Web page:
Downs and Dalabih: The risk of shorter fasting time for pediatric deep sedation (Open Access Article)

This week's Open Access article features two University of Missouri Faculty. 

  • Dr. Craig Downs, DO., is an Assistant Professor of Clinical Child Health. Dr. Downs primary interest is pediatric critical care.  If you would like to learn more about Dr. Downs click here
  • Dr. Abdallah Dalabih, MD., MBA, is an Assistant Professor of Clinical Child Health. He is involved in clinical research in pediatric critical care and sedatio, with one other study accepted for publication and four others that are in the process of submission. Those four projects will be published by two medical students and two pediatric residents all as first authors. Click here for Dr. Dalabih's faculty profile. 

Dr. Downs, Dr. Dalabih, and their research team published in Anesthesia: Essays and Researches, an open access peer-reviewed international journal by the Pan Arab Federation of Societies of Anesthesiologists. The journal covers technical and clinical studies related to Anesthesia, pain management, intensive care and related topics including ethical and social issues.

Their research in The risk of shorter fasting time for pediatric deep sedation, investigates that safety of a shorter fasting time compared to a longer fasting time before pediatric procedural sedation and analgesia. The current guideline, adopted by the American Academy of Pediatrics, calls for prolonged fasting times. This prospective observational study tries to identify the association between fasting times and complications related to sedation. 


Dr. Dalabih took the time to answer some questions we had about open access:

Why did you choose to publish in an Open Access journal?

We selected a journal that is indexed at PubMed so it would be easy to find and that can be accessed all over the world. The journal of Anesthesia: Essays and Researches is an open access journal and is indexed at PubMed with no publication fees, so we elected that journal to showcase our research project.

Would you publish in an Open Access journal again?  If so, why?

Yes, with the increased prices of subscriptions, libraries and physicians are having some difficulty accessing articles they need. This is especially true at countries with poor economies. Open access journals allows those physicians to benefit from the study and will increase the distribution. 


Taira Meadowcroft

Taira Meadowcroft is a Health Sciences Librarian at the University of Missouri. She focuses on quality improvement, emergency medicine, and social media for the health sciences library.

Stand Out with ORCID

Now that Research Day is over, remember to consider depositing your Research Day poster in MOspace, MU’s permanent digital archive.  MOspace allows your poster to be seen, and searchable in places like Google.

As part of the process, you’ll be asked to include your ORCID researcher ID number if you have one. If you don’t have one, now is a great time to sign up! Your ORCID number will follow you throughout your career, helping you to claim your work, and stand out.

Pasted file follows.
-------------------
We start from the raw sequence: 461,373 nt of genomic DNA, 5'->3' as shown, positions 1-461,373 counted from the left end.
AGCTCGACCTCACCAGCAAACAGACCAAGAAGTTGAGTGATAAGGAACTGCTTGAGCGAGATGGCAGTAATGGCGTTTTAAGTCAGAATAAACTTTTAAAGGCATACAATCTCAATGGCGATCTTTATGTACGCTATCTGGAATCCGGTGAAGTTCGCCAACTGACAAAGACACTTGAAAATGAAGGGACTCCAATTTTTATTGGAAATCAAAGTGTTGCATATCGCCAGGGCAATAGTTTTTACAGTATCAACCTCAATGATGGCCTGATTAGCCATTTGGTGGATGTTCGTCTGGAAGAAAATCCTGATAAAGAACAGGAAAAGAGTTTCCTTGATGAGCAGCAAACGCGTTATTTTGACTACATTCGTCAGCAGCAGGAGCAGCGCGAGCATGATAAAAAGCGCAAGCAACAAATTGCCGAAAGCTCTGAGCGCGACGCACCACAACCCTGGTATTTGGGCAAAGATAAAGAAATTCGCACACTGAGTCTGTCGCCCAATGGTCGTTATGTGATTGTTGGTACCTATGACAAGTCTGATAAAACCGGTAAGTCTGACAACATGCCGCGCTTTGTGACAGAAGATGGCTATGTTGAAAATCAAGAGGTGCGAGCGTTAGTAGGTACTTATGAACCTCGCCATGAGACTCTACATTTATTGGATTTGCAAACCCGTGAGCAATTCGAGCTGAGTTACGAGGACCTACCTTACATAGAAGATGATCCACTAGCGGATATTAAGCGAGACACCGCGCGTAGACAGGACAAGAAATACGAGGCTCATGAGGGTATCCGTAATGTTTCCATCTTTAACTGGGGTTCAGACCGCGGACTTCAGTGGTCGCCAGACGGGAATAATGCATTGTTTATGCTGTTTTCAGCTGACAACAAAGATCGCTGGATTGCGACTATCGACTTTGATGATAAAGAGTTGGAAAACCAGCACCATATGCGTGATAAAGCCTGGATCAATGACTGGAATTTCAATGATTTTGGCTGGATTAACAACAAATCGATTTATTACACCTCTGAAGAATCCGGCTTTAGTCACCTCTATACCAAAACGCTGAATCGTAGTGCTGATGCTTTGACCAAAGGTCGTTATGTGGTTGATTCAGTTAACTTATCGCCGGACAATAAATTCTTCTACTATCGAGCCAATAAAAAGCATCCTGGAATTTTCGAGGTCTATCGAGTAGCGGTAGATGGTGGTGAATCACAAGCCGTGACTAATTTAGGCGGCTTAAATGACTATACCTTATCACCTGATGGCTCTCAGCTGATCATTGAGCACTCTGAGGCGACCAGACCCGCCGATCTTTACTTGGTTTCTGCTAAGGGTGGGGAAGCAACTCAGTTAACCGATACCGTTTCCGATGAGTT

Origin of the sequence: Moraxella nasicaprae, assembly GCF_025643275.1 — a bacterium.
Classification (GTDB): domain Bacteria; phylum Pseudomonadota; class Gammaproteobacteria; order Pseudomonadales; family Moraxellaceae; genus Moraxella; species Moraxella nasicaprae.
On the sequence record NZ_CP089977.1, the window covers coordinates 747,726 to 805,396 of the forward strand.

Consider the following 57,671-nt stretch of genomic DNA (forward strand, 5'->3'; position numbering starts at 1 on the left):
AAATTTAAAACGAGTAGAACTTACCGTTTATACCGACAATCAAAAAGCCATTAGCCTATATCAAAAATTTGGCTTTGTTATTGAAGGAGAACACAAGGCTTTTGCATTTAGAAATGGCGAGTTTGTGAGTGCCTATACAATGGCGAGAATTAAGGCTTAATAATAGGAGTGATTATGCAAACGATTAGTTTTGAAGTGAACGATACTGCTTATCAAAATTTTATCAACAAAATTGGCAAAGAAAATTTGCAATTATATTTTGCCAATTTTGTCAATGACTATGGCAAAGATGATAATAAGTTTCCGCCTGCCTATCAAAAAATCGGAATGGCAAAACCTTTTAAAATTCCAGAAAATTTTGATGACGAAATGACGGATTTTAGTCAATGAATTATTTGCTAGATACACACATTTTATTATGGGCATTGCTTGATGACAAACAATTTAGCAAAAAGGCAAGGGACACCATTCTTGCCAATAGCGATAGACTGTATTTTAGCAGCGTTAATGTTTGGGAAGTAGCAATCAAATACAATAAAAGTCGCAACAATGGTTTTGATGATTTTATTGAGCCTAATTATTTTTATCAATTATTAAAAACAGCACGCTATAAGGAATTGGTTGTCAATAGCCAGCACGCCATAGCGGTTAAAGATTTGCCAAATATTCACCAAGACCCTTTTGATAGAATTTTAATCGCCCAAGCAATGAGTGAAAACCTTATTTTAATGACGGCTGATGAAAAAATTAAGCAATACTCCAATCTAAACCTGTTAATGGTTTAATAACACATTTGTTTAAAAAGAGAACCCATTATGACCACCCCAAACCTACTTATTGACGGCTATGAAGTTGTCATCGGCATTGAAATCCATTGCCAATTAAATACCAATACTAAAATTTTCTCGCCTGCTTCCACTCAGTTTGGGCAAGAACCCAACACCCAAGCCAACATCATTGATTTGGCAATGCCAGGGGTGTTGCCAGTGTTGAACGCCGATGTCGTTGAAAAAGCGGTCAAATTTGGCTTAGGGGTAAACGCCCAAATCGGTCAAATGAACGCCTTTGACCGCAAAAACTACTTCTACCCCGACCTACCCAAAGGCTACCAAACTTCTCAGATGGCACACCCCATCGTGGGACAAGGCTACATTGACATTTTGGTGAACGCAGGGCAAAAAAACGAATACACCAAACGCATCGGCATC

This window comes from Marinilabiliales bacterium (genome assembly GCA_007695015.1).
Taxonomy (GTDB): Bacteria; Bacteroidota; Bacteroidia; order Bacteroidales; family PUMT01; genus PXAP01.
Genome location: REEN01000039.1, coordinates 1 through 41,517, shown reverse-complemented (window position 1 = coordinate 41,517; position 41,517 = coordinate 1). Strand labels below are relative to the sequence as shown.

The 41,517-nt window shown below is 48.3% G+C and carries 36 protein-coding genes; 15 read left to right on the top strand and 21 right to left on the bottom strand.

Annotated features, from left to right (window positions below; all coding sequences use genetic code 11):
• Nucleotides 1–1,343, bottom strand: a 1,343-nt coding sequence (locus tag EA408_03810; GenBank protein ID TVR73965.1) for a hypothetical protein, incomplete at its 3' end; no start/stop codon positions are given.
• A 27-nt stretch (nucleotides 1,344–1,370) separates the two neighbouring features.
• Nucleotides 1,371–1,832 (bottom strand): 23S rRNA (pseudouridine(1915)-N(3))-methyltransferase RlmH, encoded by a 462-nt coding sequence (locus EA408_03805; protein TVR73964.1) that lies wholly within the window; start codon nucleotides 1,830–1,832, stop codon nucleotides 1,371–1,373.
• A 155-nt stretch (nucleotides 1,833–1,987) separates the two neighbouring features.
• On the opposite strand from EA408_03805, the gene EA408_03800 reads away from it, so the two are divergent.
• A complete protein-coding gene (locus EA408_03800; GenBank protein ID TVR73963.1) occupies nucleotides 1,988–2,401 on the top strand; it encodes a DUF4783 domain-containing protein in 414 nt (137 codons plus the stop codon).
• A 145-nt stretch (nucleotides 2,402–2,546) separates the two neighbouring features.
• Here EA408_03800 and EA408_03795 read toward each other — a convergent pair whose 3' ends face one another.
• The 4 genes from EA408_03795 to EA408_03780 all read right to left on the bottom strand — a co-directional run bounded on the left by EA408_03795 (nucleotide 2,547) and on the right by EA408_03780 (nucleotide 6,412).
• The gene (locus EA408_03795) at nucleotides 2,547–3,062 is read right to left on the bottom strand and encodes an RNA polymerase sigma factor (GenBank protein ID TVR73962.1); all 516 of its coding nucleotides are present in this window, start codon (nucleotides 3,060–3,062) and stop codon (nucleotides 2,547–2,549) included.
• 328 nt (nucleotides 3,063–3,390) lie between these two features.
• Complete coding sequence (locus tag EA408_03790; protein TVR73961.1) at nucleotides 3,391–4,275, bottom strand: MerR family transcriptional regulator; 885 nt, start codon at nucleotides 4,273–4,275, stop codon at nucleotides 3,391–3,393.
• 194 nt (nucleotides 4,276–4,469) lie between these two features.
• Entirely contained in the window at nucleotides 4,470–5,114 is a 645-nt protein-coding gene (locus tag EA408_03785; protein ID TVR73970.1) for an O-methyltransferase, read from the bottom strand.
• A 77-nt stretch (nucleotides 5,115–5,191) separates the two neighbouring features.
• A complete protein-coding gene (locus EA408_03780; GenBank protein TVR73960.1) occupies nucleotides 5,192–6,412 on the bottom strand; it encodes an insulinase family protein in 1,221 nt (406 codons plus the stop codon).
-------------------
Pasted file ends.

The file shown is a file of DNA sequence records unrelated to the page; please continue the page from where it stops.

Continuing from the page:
Signing up is easy through



If you have questions, or would like more information, please feel free to contact the Health Sciences Library


Taira Meadowcroft

Taira Meadowcroft is a Health Sciences Librarian at the University of Missouri. She focuses on quality improvement, emergency medicine, and social media for the health sciences library.

Register for your ORCID ID at Health Sciences Research Day

Novemeber 17th is the  University of Missouri’s Health Sciences Research Day and to conicide, the library is providing ORCID registration assistance at the information desk, from 9am-5pm.

Why should you register? 

  1. ORCID ID's help distinguish your publications and research from others with a similar name. Further, it allows you to combine publications that you might have written under a different name. This allows you to claim your work and to create a virtual CV that links to the publications and other cites. 
  2. Increase visability of scholarly publications.
  3. Affiliate with MU! 

If you can't make it to the information desk, or want to set up your profile on your own follow the steps below at



Taira Meadowcroft

Taira Meadowcroft is a Health Sciences Librarian at the University of Missouri. She focuses on quality improvement, emergency medicine, and social media for the health sciences library.

Meet the Librarian: Diane Johnson, Assistant Director of Information Services and Resources, Health Sciences Library

Can you tell us a little about your background and experience and what led you to MU libraries?

I made up my mind to become a librarian when I was just a kid after seeing my hometown librarian, Anna Detjen, walk to a shelf, pull off a book, open it to a page, and say: “There’s the answer to your question.” How did she do that? How could I learn to do that? I wanted to be a public librarian – I didn’t even know medical libraries existed – but when I tried to set up an internship in college, none were available in public libraries. I was given the choice between an internship in a patient library in a hospital for the criminally insane or in a nursing school library, so I chose the latter. And once there, I found out about the Medical Subject Heading vocabulary, which is used for organizing medical journal articles and books. It made so much sense. I opted for medical librarianship and never looked back.